This is the second installment of BEAVER'S LODGE, a weekly series of video essays narrated by actor Jim Beaver which will offer critical takes on some of Beaver's favorite films. Jim Beaver is an actor, playwright, and film historian. Best known as Ellsworth on HBO’s Emmy-award winning series DEADWOOD and as Bobby Singer on SUPERNATURAL, he has also starred in such series as HARPER'S ISLAND, JOHN FROM CINCINNATI, and THUNDER ALLEY and appeared in nearly forty motion pictures. You can follow Jim on Twitter.

A guest at a screening of this masterpiece at my home recently literally leaped out of her seat upon seeing the final, transcendentally beautiful stunt executed by Buster Keaton. I've never seen anyone do that except at a horror movie. Our Hospitality is a comedy, without an ounce of horror element. Yet it has heart-stopping thrills, made all the more heart-stopping by the knowledge that it was Keaton himself risking his neck in stunts that no star until the Keaton-inspired Jackie Chan would approach, seventy years later.

The title Our Hospitality refers to a peculiar brand of rural courtesy that says one can't murder a guest INSIDE one's home. The Hatfield-McCoy feud of legend is the inspiration for this story of a young man (Keaton) coming home to claim his inheritance, unaware of the feud between his family and another that will lead anyone in the other family to try to kill him on sight. Invited by fluke into the Canfield family residence, young Joseph McKay (Keaton) learns of the feud and realizes his only safety lies in never leaving. This is the setting for the central comedic sequence of the film, in which the Canfield family is constantly on the ready to shoot him whenever he gets anywhere near an exit door. It's pretty amazing how many brilliant comic variations Keaton is able to play out with the situation.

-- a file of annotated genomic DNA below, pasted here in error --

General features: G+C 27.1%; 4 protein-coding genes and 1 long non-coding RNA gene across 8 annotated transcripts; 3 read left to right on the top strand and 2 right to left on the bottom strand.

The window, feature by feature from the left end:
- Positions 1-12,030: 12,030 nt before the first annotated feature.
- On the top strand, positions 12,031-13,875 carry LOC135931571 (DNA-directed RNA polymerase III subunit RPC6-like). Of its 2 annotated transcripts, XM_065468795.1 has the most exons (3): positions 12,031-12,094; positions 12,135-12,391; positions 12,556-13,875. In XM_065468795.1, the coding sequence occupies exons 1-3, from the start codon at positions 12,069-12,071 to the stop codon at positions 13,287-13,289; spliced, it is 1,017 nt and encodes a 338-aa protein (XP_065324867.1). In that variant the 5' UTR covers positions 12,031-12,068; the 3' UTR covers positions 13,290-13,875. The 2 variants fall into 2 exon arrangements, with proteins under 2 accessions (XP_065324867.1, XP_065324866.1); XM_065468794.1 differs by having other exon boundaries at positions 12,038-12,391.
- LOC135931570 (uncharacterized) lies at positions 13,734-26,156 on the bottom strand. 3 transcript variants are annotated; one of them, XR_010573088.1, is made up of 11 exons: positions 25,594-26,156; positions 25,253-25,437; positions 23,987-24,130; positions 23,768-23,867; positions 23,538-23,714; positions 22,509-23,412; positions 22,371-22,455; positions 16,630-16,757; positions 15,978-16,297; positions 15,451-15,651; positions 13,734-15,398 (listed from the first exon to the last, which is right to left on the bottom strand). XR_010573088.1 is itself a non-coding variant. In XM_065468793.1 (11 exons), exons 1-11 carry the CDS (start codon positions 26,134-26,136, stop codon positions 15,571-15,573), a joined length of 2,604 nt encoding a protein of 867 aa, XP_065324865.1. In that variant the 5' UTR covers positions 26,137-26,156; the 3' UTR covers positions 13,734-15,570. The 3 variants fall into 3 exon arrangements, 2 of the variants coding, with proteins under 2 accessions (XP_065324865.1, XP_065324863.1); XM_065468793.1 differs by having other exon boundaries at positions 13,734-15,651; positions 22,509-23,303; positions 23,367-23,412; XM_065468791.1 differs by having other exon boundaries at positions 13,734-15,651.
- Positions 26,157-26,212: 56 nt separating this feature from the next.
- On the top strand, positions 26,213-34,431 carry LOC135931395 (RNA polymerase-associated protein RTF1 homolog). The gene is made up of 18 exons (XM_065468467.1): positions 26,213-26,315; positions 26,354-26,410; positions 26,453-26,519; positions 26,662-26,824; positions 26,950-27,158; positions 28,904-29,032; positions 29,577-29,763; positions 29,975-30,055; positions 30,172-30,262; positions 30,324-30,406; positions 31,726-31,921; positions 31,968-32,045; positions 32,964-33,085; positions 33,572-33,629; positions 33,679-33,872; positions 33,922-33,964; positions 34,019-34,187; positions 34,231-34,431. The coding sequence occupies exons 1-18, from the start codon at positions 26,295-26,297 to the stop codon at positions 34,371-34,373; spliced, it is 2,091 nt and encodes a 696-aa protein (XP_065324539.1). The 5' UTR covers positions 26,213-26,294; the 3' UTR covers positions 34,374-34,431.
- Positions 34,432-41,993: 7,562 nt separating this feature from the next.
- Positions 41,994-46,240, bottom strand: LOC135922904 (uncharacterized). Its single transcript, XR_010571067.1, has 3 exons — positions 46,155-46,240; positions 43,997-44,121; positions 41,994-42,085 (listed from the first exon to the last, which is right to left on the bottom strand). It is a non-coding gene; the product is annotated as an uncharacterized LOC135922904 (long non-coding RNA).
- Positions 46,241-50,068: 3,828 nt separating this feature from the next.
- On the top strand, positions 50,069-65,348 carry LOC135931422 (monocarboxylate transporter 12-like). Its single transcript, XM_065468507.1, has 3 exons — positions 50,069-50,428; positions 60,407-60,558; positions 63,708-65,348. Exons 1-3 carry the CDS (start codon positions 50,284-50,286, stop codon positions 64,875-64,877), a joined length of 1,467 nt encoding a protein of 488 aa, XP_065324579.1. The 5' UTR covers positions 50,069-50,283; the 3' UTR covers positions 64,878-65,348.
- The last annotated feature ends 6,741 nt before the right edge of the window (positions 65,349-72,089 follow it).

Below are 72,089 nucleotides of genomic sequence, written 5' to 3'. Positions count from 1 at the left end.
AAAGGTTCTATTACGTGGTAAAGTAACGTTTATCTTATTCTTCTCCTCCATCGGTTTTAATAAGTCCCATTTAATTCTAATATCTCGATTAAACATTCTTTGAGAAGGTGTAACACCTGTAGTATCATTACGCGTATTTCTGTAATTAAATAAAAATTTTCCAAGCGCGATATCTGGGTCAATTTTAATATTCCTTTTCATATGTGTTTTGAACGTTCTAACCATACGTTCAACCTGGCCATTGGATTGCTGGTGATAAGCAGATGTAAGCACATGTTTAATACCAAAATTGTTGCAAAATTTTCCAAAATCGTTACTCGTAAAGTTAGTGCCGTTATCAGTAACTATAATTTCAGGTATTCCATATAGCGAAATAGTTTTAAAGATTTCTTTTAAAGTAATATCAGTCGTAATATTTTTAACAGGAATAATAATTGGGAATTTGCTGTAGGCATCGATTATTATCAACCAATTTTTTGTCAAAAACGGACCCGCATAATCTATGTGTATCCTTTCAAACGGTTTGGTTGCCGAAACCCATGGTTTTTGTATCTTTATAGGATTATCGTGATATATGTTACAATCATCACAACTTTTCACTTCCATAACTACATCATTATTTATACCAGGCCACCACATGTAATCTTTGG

The earlier portion of the film is wonderful in its own right, both for the masterful comedy of which Keaton was unmatched at creating and for the wonderfully amusing look at 1830, the period in which the film is set. Manhattan's Broadway and 42nd Street intersection is not much more than a pasture, yet people are already complaining about the traffic. Keaton, who in real life was a railroad buff, recreated the first locomotive for this film, and it is both historically fascinating and wildly funny to watch his trip across country on rails that can be moved out of the way to avoid obstacles and which aren't always even necessary for the train's progress.

The final third of the film is a thrill-seeker's paradise. On the run from his enemies, Keaton finds himself adrift in a cascading river along with the girl he loves (the daughter of the enemy Canfield clan). Keaton's attempts to save himself and then his girl from the spectacular waterfall toward which they race is one of the great comedic stunt sequences of all cinema.

It's difficult for me to pick my favorite Buster Keaton film, but this is usually the one I show to people I want to convert to Keaton idolatry. I've never known it to fail. The word classic gets thrown around a lot—maybe not as much as the dreaded awesome, but far too frequently, nonetheless. But this is a genuine comedy classic. It's awesome.